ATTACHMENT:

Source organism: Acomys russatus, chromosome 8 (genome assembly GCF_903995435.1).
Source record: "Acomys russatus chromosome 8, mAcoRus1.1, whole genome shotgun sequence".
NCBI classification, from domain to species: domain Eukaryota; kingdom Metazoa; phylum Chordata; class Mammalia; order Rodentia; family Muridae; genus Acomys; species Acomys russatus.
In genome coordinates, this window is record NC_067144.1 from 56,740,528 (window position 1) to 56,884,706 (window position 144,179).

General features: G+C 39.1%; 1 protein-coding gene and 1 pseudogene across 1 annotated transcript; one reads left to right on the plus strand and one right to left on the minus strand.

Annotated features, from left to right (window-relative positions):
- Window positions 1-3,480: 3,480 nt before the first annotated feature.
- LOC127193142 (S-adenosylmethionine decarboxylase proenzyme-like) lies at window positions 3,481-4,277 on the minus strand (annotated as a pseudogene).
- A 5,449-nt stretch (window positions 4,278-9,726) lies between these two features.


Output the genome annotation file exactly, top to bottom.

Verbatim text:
Source organism: Acomys russatus, chromosome 8 (genome assembly GCF_903995435.1).
Source record: "Acomys russatus chromosome 8, mAcoRus1.1, whole genome shotgun sequence".
NCBI classification, from domain to species: domain Eukaryota; kingdom Metazoa; phylum Chordata; class Mammalia; order Rodentia; family Muridae; genus Acomys; species Acomys russatus.
In genome coordinates, this window is record NC_067144.1 from 56,740,528 (window position 1) to 56,884,706 (window position 144,179).

General features: G+C 39.1%; 1 protein-coding gene and 1 pseudogene across 1 annotated transcript; one reads left to right on the plus strand and one right to left on the minus strand.

Annotated features, from left to right (window-relative positions):
- Window positions 1-3,480: 3,480 nt before the first annotated feature.
- LOC127193142 (S-adenosylmethionine decarboxylase proenzyme-like) lies at window positions 3,481-4,277 on the minus strand (annotated as a pseudogene).
- A 5,449-nt stretch (window positions 4,278-9,726) lies between these two features.